Now we were at the point where we could build path networks in the game, it was time to scale up the simulation. We needed to optimize! Usually optimization happens near the end of a project, but with a system as intensive as ours we needed to tackle it much earlier. The three important points about flow fields that enabled us to optimize them for very little impact on the framerate are:
- Flow fields don’t need to be updated every frame. Particles continue to flow on the front buffer of the velocity field until a new flow field is generated on the back buffer, and when it is finished computing the buffers are swapped.
- Each flow field update is independent of the other updates. This means we can run different ones at the same time, and we don’t rely on locking any data structures or complicated synchronization behavior.
- The updates are not tied to the frame boundaries and can run across them. The tasks can also yield and let higher priority work execute.
This created some confusion in the player community during our Alpha period, as players would see their CPU usage get close to 100 percent on all cores in task manager and think that the game demanded a better CPU, but the reality was that the crowd system was scaling to take full advantage of idle CPU time to update the flow fields faster, which leads to higher fidelity for collisions between particles. On a slower system it would just take a few more frames to do a full update of all the goals. We even discovered that some users were using systems where their CPU cooling wasn’t actually sufficient to run the CPU under a constant full load.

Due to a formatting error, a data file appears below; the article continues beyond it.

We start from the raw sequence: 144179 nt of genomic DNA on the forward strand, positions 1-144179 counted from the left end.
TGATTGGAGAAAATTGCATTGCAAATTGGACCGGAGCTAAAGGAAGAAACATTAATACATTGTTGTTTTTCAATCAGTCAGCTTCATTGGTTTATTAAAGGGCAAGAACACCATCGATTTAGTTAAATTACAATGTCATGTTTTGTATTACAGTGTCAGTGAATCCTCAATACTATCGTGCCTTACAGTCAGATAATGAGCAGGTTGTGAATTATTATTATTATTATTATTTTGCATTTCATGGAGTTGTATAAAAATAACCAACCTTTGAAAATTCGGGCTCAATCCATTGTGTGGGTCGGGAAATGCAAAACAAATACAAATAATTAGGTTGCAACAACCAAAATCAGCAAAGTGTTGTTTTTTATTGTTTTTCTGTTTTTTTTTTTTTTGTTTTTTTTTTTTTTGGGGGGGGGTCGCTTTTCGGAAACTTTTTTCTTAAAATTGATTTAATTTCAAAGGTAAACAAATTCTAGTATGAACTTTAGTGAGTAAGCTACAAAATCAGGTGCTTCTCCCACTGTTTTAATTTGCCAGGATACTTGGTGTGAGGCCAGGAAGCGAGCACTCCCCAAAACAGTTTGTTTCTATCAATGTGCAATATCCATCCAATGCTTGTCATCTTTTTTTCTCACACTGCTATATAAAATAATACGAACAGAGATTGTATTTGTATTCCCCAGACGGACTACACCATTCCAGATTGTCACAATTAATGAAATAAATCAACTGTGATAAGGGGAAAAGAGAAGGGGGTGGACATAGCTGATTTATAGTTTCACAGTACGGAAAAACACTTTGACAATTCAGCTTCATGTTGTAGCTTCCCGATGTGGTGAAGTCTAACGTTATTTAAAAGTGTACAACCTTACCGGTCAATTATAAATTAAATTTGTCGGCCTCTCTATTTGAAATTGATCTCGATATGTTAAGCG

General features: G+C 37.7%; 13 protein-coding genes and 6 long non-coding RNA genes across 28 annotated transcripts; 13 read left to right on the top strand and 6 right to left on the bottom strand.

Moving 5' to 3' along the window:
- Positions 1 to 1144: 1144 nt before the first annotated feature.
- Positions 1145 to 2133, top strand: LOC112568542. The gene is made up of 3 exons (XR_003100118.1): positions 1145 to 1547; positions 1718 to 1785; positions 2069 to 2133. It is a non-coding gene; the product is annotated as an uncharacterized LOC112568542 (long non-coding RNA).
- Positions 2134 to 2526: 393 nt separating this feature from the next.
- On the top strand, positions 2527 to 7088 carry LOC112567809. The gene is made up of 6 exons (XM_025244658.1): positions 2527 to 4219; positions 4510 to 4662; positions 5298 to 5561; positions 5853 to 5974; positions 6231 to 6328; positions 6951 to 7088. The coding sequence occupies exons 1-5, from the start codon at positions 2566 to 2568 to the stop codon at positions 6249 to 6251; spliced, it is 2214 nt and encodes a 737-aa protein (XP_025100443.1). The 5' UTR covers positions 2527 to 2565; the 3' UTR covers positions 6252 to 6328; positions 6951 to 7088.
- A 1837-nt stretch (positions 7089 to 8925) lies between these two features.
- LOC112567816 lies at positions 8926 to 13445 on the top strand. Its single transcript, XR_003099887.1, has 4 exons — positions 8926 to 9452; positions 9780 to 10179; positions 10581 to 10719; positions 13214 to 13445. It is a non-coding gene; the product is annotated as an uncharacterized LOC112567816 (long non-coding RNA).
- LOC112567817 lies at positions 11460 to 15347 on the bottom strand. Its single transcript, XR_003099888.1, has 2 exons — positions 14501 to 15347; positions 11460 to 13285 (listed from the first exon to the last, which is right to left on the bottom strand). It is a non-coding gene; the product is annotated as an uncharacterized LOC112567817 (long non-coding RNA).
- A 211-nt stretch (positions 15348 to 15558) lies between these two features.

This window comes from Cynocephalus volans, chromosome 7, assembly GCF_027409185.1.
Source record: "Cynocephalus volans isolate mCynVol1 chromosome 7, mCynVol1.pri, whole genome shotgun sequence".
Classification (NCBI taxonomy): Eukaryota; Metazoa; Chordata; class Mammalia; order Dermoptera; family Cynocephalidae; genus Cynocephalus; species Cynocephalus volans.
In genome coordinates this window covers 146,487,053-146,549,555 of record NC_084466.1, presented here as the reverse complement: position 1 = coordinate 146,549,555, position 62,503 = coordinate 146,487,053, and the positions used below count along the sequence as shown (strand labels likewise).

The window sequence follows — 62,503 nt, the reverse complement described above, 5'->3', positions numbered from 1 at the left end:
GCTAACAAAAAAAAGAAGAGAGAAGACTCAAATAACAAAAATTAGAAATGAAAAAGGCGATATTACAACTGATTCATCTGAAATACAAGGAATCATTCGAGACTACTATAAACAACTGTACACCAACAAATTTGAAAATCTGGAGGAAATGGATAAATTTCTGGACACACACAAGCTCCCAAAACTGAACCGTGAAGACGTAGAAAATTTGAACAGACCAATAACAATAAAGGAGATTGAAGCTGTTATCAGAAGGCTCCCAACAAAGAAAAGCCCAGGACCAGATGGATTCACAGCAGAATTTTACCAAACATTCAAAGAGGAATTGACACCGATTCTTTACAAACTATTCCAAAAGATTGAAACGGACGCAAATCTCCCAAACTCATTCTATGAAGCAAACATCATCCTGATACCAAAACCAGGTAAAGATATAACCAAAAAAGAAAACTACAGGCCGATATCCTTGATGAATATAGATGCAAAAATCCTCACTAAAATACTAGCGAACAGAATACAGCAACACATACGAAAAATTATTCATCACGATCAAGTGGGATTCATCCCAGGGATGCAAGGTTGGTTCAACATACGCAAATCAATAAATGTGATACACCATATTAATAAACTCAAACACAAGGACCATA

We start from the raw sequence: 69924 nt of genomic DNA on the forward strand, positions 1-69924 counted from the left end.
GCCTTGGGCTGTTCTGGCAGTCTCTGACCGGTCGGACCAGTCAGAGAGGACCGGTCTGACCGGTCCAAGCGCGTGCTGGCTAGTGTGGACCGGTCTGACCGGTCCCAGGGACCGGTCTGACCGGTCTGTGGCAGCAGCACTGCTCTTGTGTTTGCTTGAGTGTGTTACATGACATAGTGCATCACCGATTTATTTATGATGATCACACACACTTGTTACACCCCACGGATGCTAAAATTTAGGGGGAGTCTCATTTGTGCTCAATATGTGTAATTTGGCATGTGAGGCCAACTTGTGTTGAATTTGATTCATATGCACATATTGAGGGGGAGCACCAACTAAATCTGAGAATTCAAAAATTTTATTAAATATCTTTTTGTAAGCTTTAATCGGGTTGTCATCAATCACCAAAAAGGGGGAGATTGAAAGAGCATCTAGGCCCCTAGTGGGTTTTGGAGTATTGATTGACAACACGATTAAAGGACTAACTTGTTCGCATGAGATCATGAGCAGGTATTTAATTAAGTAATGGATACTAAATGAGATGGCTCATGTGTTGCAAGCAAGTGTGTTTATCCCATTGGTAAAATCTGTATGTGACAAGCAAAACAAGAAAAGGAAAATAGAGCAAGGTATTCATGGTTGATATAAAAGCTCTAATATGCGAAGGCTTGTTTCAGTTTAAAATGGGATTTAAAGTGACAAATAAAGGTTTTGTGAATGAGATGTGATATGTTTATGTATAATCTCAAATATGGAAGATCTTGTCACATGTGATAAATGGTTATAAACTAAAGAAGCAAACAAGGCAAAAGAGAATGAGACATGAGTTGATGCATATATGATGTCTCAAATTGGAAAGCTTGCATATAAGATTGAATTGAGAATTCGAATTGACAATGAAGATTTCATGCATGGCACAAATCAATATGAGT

Some of the major technical difficulties we overcame were caused by gridlock. When you have thousands of guests walking on paths and they want to go in opposite directions, lanes will usually form. Unfortunately, lanes sometimes won’t have enough time to form and gridlock will develop. When this happens during events in major cities, nobody is able to move until a police officer or another influencer directs some people to move and others to stay still. It’s realistic but it’s not fun, so we implemented a novel solution to combat gridlock. The longer guests are in head-on collisions with other guests, the smaller their collision radius would become until they could fit through the gaps. This meant that the guests would clip more often, but it stopped the gridlock problem and limited clipping only to areas of very high congestion.
Even now, there are still areas for improvement – for example ‘dead zones’. It’s possible with potential fields to have areas of the field where the velocity is precisely zero. This manifested as a problem with Janitors cleaning up trash. All of the trash pieces would be part of the same goal and were only one flow computation, but this easily led to situations where a janitor could be caught between two pieces of trash. To work around this, each janitor would only activate the nearest piece of trash to them, and only the active pieces of trash were part of the goal in the flow computation.
Entertainers simply create goals when they are entertaining so guests can go towards and watch them. Bins create goals when they are empty and remove them when they are full. For incidental goals like this as an optimization we were able to limit how far the wave can propagate. This limitation saved lots of memory as we only needed to store a much smaller velocity field.
We were now at the point where we could have hundreds of goals and thousands of guests walking around, all avoiding each other and moving in a manner close to the final fluid and dynamic result you can see in the game.
There are several other systems and techniques we used that are beyond the scope of this article and I could probably write a full feature on each of them but I really hope this article gives you a good insight as to how we went about designing and implementing this system at Frontier for Planet Coaster. More than anything, I really hope it makes people smile when they play the game at home and realize that their park guests are having as much fun in the park as the player has making it, and I hope players enjoy all the new gameplay opportunities that realistic crowd flow and congestion play in the design of their parks.